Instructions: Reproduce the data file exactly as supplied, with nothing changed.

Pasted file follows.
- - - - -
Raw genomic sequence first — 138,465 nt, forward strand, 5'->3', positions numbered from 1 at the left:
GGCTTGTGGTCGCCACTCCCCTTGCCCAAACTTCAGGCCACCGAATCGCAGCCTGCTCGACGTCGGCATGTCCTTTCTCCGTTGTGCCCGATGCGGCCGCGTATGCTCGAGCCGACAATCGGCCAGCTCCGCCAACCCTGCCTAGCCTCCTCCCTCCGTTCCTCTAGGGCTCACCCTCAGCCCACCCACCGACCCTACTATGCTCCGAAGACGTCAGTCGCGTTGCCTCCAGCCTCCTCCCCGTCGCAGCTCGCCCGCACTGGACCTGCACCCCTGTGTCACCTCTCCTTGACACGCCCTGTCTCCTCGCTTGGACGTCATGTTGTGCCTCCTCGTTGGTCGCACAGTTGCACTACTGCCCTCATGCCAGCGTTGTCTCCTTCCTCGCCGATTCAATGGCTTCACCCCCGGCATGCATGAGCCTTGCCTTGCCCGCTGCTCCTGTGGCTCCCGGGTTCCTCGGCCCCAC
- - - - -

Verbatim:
Raw genomic sequence first — 138,465 nt, forward strand, 5'->3', positions numbered from 1 at the left:
GGCTTGTGGTCGCCACTCCCCTTGCCCAAACTTCAGGCCACCGAATCGCAGCCTGCTCGACGTCGGCATGTCCTTTCTCCGTTGTGCCCGATGCGGCCGCGTATGCTCGAGCCGACAATCGGCCAGCTCCGCCAACCCTGCCTAGCCTCCTCCCTCCGTTCCTCTAGGGCTCACCCTCAGCCCACCCACCGACCCTACTATGCTCCGAAGACGTCAGTCGCGTTGCCTCCAGCCTCCTCCCCGTCGCAGCTCGCCCGCACTGGACCTGCACCCCTGTGTCACCTCTCCTTGACACGCCCTGTCTCCTCGCTTGGACGTCATGTTGTGCCTCCTCGTTGGTCGCACAGTTGCACTACTGCCCTCATGCCAGCGTTGTCTCCTTCCTCGCCGATTCAATGGCTTCACCCCCGGCATGCATGAGCCTTGCCTTGCCCGCTGCTCCTGTGGCTCCCGGGTTCCTCGGCCCCAC